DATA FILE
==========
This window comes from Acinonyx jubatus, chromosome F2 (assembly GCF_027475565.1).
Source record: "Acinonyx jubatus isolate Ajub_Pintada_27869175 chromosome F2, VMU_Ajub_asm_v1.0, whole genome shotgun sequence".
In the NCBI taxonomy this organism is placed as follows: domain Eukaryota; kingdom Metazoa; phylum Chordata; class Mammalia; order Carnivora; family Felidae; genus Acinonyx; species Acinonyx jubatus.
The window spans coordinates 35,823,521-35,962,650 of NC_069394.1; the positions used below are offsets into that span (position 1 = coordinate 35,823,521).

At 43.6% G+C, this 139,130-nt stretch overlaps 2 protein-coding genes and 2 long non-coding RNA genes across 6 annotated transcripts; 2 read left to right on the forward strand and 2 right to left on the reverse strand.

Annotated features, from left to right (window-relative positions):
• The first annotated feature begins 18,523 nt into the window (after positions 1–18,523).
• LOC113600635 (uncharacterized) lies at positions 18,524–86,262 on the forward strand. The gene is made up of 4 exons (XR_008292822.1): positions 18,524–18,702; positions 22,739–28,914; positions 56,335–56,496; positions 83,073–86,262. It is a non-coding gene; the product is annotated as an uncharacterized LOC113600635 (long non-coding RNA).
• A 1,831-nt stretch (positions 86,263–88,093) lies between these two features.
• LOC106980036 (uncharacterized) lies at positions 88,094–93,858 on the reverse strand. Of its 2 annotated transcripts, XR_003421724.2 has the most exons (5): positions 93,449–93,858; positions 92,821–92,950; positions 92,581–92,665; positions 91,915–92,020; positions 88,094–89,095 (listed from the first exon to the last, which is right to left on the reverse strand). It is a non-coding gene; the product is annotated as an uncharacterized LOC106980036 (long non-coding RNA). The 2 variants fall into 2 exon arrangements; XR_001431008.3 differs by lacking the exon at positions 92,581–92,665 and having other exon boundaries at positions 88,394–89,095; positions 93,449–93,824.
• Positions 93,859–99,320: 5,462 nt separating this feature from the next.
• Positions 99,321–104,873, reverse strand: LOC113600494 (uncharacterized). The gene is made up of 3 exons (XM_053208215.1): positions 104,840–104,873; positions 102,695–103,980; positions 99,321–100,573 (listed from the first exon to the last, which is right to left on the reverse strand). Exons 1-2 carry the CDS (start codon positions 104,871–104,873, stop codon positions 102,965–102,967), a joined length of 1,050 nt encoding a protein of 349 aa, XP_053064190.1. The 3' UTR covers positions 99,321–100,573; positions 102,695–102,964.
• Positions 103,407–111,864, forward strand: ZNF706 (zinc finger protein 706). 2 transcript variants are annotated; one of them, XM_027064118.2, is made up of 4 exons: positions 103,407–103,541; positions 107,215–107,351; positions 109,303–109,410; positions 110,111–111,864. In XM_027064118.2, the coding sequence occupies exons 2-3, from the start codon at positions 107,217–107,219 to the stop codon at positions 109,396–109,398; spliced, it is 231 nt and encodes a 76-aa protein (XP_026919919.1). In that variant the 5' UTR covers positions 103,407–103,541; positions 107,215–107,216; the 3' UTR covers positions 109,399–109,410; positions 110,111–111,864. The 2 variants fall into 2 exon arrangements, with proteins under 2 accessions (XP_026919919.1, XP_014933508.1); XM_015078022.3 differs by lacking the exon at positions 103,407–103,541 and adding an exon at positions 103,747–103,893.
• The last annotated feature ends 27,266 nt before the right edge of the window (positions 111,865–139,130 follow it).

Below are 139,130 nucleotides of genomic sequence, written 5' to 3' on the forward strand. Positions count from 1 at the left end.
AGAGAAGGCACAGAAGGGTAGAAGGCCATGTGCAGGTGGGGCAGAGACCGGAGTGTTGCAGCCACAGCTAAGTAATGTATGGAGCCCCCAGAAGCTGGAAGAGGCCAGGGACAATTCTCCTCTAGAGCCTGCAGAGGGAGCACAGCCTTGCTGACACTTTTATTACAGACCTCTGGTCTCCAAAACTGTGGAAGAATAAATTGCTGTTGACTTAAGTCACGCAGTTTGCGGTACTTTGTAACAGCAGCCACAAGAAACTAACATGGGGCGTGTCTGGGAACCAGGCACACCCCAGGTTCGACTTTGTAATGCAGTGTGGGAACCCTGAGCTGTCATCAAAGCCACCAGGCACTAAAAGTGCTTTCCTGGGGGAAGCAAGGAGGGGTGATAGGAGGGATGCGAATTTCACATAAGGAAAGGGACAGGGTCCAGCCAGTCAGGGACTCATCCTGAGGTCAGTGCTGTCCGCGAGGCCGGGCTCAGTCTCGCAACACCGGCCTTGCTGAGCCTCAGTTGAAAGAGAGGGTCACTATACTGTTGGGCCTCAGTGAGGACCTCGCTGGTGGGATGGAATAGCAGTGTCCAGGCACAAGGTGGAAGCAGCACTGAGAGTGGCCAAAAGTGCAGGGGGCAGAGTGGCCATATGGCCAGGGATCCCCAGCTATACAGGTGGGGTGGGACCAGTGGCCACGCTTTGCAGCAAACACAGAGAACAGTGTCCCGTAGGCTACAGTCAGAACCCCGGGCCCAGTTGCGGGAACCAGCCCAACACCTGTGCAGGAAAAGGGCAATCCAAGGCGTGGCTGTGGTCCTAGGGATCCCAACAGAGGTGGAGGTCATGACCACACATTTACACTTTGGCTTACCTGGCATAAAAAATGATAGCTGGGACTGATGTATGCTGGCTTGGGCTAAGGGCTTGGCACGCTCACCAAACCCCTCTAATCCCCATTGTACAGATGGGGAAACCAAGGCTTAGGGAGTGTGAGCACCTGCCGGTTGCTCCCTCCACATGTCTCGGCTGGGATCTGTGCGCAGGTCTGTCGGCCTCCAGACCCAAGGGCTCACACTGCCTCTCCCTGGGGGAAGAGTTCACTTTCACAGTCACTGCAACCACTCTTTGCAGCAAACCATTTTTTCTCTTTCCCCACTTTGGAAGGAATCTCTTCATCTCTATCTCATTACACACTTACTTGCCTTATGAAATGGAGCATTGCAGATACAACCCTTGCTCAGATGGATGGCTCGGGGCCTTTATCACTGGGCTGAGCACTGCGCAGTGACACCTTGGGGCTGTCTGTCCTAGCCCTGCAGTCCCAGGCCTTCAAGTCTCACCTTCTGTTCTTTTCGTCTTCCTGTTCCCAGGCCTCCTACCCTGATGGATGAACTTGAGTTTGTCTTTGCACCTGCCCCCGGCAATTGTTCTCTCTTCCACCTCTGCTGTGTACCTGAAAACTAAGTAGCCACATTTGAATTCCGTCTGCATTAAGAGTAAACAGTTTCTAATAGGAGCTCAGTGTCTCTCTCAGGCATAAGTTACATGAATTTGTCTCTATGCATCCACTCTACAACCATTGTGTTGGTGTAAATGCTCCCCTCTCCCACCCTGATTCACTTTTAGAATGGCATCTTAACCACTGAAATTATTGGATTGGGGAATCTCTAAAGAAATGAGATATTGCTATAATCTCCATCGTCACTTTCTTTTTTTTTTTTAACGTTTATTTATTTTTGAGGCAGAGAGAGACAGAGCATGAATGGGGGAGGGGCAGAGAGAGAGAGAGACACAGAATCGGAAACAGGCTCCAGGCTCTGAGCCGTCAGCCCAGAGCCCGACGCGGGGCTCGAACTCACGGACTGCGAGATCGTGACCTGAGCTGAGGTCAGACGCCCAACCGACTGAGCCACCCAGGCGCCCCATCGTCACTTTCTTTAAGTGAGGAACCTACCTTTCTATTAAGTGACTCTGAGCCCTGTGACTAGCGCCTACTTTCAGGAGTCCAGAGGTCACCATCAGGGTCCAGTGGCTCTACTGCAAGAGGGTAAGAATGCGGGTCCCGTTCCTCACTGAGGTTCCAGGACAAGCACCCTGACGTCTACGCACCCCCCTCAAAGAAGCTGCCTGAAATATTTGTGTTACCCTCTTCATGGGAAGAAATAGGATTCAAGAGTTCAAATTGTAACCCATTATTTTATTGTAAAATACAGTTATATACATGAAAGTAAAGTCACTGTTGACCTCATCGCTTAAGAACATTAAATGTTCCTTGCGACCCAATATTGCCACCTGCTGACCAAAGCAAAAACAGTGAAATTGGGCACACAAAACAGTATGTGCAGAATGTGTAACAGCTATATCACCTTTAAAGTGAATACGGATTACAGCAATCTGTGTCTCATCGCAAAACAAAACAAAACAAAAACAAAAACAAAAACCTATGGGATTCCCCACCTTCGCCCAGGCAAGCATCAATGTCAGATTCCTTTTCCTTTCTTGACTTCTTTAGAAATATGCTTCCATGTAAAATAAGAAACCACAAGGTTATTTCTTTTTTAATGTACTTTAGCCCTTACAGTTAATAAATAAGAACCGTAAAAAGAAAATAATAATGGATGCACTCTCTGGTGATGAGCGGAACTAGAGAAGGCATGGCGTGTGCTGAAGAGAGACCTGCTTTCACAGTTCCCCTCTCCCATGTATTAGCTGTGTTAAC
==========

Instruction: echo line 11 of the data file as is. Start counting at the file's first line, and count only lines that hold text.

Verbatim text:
• Positions 93,859–99,320: 5,462 nt separating this feature from the next.